The ecosystem relies on hundreds of small plant life, which may seem minute to those who do not live in the water and have gills. One of these plants is seagrass, which provides food and sanctuary for several types of marine life. There are a handful of main seagrass varieties, and they anchor themselves from the sea floor using rhizomes (bulbs) in order to flourish and grow. This in turn makes the water move more slowly throughout the area and also provides more shade from harsh sunlight.
Manatee grass needs warm shallow waters to survive, thriving mostly along the eastern Florida coastline to the Gulf of Mexico, along Cuba, Bahamas and the Caribbean Islands in depths of 2 to 3 feet (but it can also survive in waters up to 60 feet deep). With blades ranging from 4 to 10 inches long that are only about .1 an inch wide, this seagrass produces small delicate flowers. Manatee grass grows in thick dense clumps and colonies, and the cylindrical grass has an extensive root system. It also prefers to grow in mud or fine grain sand beds.
At around four feet tall, Eelgrass thrives in shallow areas such as bays and estuaries. This variety grows in several areas, from Greenland to North Carolina, to the Pacific Coast of North America. With thin ribbon-like leaves, the eelgrass rhizomes measure about 1/8 inch long on average. This seagrass provides a home and diet for marine life such as scallops, crabs, sea turtles and fish; and is also a food source for birds like the Canada geese, black ducks and widgeon. It dies back in summer then thriving again once spring and fall come around.
Hence the name, turtle grass is a primary food source for green sea turtles. The flat streamer-like blades grow about 1/2 inch wide and grow anywhere from a foot to three feet long and have an extensive root system. Common in the waters around Florida, the Caribbean and as far south as Venezuela, turtle grass thrives at low tide levels. Turtle grass produces white to green to pink flowers and scaly fruits that are round and tough. Ideally, this seagrass likes muddy habitats.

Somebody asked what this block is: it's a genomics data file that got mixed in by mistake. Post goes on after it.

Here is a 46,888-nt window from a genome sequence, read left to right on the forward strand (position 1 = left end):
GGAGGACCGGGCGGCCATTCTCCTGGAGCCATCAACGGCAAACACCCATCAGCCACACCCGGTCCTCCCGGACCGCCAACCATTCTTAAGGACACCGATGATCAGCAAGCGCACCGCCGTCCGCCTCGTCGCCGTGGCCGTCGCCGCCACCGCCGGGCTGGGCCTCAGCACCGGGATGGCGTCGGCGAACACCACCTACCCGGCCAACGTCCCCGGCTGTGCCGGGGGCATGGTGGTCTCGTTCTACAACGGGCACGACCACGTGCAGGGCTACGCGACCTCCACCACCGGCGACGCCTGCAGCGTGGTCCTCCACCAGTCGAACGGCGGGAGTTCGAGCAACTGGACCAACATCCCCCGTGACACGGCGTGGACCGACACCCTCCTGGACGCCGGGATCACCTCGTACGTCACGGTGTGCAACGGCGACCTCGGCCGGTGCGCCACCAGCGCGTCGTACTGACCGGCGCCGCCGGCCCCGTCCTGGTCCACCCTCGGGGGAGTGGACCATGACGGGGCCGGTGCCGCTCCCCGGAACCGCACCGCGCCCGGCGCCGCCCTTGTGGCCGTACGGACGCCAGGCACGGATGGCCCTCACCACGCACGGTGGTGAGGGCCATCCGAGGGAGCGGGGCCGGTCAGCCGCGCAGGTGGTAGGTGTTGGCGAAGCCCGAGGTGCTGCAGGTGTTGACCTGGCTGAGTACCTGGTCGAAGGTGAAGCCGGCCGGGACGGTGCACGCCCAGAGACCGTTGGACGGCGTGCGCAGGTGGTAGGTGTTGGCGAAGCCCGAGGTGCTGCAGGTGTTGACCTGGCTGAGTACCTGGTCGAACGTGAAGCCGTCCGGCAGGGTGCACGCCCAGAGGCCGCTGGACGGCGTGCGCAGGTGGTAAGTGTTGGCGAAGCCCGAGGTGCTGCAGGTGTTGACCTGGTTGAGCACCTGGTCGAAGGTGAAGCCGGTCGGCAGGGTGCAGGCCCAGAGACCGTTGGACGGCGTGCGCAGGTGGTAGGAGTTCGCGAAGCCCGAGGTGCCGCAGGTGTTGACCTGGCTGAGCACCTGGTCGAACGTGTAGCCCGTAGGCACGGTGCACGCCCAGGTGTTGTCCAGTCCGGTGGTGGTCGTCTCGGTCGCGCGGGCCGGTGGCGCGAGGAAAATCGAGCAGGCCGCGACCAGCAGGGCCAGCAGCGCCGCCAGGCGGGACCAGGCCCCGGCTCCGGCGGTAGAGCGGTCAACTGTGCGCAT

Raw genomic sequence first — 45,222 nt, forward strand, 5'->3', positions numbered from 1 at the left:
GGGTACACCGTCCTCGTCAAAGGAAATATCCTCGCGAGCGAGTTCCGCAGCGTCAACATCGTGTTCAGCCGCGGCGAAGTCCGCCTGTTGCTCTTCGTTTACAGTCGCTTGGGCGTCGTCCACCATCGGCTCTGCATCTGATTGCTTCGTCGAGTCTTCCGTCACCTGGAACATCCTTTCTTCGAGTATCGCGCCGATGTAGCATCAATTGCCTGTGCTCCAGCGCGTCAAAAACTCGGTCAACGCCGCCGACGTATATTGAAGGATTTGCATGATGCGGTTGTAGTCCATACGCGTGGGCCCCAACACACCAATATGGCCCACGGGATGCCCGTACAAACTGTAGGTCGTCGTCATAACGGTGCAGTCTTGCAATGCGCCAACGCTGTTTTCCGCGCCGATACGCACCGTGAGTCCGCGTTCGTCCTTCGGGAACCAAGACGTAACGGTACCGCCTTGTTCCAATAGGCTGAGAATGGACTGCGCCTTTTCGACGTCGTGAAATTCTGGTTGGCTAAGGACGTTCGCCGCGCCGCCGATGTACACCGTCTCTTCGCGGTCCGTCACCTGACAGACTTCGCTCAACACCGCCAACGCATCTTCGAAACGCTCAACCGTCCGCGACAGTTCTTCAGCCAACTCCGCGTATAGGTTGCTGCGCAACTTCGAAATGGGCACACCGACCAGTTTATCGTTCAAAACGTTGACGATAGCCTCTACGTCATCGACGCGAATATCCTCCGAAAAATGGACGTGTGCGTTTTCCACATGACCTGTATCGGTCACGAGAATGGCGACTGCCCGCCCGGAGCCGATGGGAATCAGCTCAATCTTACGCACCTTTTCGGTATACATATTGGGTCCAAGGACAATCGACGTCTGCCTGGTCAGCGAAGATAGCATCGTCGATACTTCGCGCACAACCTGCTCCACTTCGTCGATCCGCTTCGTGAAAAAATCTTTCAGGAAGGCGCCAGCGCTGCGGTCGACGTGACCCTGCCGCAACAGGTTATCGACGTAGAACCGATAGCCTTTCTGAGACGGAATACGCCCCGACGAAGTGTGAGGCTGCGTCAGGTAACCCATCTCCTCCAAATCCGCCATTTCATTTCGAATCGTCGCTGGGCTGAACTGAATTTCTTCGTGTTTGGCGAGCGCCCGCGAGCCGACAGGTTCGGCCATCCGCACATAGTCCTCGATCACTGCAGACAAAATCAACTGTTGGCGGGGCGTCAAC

This seagrass probably most resembles land grasses out of all the varieties (and also slightly resembles turtle grass). With rigid, flattened blades that range from 1 1/2 inches to a little over one foot long, this notched-tip seagrass thrives in sub tidal zones, particularly mud. It can grow in depths of 40 feet and has been found from around the South America coast, West Africa, the Indian Ocean and North Carolina. In depths of about two feet, it can grow to create large colonies and seagrass fields. Shoal grass ranges from as far north as North Carolina all the way down the coast of South America.
Since 1998 this species has been listed as threatened and mainly thrives in Florida waters. The elliptical pointy blades are about one inch long and .1 inches in diameter. The main feature that distinguishes this variety is the lack of basal sheaths on the sea grass blades. Johnson's seagrass is found most often in shallow waters that are about 6 feet deep, particularly in coastal lagoons or coves. This variety grows only along east central Florida, down to south Florida. It prefers a sandy habitat.